# Graphs and Networks: Hamiltonian Graphs

# Graphs and Networks: Hamiltonian Graphs

## Basic Concept

- A
**Hamiltonian graph**is a graph that has a Hamiltonian circuit. - A
**Hamiltonian circuit**(or Hamiltonian cycle) is a path in a graph that visits each vertex exactly once before returning to its starting vertex. - Hamiltonian circuits are named after the Irish mathematician Sir William Rowan Hamilton, who first defined them.
- There’s a huge difference between a graph having a Hamiltonian circuit and finding that circuit. While the former is easy, the latter is considered to be a difficult computational problem known as the
**Hamiltonian cycle problem**.

## Identification of Hamiltonian Graphs

- Unfortunately, unlike Eulerian graphs, there are no definitive criteria to quickly identify Hamiltonian graphs.
- The
**best known criterion**is named after the mathematicians G.A. Dirac and Claude Berge. It states that a graph with`n`

vertices (`n≥3`

) is Hamiltonian if every vertex has degree`n/2`

or greater. - A
**degree of a vertex**, in this case, is the number of edges connecting it to the rest of the graph.

## Applications of Hamiltonian Graphs

- The most well-known application of Hamiltonian circuits is the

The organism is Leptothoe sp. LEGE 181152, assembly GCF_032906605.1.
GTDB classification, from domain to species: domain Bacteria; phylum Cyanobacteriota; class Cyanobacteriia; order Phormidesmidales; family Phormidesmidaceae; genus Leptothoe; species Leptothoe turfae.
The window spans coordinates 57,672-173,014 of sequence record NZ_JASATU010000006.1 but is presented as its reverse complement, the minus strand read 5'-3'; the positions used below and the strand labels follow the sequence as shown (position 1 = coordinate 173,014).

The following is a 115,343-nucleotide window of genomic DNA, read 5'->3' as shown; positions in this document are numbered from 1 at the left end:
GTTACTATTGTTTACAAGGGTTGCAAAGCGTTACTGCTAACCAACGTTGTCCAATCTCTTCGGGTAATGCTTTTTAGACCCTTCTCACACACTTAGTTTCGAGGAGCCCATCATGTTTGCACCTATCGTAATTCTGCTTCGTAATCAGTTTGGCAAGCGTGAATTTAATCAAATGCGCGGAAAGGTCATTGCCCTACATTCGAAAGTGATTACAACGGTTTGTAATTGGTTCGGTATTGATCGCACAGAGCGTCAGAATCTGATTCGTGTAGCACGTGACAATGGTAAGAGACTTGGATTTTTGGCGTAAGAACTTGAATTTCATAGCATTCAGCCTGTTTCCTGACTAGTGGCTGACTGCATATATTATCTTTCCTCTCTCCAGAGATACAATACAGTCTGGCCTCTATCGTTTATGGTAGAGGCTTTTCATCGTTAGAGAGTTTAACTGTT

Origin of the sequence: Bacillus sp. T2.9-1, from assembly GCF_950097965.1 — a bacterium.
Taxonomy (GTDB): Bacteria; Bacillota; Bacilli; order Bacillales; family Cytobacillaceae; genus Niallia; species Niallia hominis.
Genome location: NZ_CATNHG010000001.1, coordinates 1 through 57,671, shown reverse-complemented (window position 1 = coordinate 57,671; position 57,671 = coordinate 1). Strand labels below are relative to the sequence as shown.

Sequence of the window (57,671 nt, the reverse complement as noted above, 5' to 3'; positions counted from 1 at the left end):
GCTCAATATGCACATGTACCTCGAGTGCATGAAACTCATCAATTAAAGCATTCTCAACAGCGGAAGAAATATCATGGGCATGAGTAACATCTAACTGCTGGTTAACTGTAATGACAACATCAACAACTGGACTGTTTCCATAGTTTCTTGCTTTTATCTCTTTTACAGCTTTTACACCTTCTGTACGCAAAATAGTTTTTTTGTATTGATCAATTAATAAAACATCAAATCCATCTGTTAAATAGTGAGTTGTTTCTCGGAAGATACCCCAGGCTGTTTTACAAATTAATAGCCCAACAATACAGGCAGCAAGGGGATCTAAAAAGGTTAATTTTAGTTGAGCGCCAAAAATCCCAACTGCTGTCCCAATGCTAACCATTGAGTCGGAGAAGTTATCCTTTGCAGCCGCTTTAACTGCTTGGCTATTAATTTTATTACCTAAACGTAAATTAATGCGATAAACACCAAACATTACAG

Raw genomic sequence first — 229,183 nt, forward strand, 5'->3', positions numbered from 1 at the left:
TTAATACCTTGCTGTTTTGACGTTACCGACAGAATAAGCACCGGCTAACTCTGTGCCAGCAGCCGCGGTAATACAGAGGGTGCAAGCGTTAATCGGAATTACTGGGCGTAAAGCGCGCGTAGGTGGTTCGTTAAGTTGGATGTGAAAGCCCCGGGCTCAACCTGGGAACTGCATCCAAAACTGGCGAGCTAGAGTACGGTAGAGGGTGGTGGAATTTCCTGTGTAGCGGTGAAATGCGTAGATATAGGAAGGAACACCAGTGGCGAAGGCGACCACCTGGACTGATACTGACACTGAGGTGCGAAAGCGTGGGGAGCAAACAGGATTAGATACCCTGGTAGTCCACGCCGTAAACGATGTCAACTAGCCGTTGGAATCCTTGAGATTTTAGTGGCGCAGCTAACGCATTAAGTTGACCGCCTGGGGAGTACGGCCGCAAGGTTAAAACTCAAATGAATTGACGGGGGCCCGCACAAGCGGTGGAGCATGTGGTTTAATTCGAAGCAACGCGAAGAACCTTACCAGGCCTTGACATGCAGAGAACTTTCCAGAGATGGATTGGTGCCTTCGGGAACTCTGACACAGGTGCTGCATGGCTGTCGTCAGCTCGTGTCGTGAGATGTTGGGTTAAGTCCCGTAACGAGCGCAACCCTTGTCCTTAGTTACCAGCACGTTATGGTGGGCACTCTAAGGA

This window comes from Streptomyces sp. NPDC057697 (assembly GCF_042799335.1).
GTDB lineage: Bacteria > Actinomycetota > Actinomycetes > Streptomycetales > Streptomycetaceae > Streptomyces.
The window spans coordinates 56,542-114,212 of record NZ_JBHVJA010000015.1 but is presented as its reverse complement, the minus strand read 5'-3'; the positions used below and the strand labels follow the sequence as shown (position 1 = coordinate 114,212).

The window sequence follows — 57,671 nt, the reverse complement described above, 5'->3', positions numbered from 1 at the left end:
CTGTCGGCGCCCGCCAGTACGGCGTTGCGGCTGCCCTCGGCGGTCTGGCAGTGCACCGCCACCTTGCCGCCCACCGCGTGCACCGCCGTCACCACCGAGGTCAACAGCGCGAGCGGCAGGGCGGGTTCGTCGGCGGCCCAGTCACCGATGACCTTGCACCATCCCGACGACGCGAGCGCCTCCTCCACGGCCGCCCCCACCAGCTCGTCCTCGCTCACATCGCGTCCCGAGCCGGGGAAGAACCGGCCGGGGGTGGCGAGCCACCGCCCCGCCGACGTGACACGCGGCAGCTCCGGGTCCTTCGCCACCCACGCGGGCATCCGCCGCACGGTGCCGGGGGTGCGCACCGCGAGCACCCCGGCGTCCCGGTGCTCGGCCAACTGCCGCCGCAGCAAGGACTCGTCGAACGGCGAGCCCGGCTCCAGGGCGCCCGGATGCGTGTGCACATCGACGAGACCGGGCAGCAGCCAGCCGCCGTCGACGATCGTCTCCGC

**travelling salesman problem**. The goal of this problem is to find the shortest possible circuit that visits each city on a map once and only once, before returning to the starting point. - They are also critical in the design of electronic circuits, optimisation problems, and the development of efficient algorithms in computer science.

## The Hamiltonian Cycle Problem

- The
**Hamiltonian cycle problem**is a topic of intense study in computational mathematics and computer science. - It is known as an NP-complete problem, which means that it is one of a group of problems for which no fast solution algorithm is known.
- The problem is particularly interesting because if a fast solution was found, it would automatically mean that fast solutions exist for a vast number of important problems in areas including operations research, computer science, and logistics.

## Examples

- The simplest Hamiltonian graph is a
**cycle graph**with 3 or more vertices. This simply means that if you draw a shape and connect all vertices without crossing any lines, you have a Hamiltonian cycle. - Another simple example of a Hamiltonian graph is a
**complete graph**with more than 2 vertices. Here, every vertex is directly connected to every other vertex. - The
**Dodecahedron**is Hamiltonian: one can visit every node on the shape exactly once and return to the start without retracing any edge.